Speaking on condition of anonymity, a Syrian Army field commander said in an interview with Sputnik that a network of sophisticated tunnels had been found in Eastern Ghouta, which he described as "underground houses, created for terrorist leaders".
"Some electrified rooms are finished with tiles and plastic, with premises varying in purpose. There are offices and headquarters as well as living rooms to sleep in and eat meals," he explained.
According to him, the tunnels "had more than once protected the militants and their equipment from the air strikes of the Syrian army."
Meanwhile, more civilians are returning to their homes in the area as the Syrian government has sent repair brigades there to quickly restore power lines, water pipes and telephone communications destroyed by terrorists, Eastern Ghouta resident Abu Musa told Sputnik.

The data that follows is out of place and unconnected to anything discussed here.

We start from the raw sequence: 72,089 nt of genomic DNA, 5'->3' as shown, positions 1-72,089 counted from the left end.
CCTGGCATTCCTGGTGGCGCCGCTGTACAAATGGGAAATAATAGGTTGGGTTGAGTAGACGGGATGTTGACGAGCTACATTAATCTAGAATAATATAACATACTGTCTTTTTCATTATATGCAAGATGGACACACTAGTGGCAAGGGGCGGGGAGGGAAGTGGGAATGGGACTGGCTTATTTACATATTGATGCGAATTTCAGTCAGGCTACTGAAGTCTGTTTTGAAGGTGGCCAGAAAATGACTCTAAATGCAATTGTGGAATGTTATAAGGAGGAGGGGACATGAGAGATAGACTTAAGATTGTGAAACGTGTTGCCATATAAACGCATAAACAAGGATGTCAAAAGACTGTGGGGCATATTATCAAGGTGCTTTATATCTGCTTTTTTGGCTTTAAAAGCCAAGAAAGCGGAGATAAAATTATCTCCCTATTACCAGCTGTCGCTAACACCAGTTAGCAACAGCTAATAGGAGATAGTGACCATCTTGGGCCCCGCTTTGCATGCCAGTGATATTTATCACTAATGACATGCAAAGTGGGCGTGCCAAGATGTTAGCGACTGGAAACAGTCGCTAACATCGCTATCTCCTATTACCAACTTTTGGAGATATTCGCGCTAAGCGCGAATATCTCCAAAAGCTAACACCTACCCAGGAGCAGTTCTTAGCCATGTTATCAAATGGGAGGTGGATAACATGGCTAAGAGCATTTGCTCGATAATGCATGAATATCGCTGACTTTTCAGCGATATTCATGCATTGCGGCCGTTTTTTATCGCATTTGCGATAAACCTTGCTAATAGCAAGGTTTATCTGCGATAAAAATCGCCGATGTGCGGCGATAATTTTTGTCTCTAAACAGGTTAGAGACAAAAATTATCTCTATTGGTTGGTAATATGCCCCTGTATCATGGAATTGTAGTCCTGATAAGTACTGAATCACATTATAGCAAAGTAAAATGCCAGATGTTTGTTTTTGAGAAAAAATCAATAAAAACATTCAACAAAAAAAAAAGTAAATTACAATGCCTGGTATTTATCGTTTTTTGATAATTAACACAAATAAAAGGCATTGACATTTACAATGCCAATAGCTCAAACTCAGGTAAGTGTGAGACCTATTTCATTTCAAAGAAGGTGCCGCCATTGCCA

"I have always been sure that the Syrian Army would liberate Eastern Ghouta from terrorists. I have returned there so as to help restore our neighborhood. Now I'm repairing this grocery shop where food will be sold in a few days," Musa said.
On April 14, Syrian army command announced that Eastern Ghouta is now free of militants, and that "all the terrorists have left [the Damascus suburb of] Douma, their last stronghold in the area."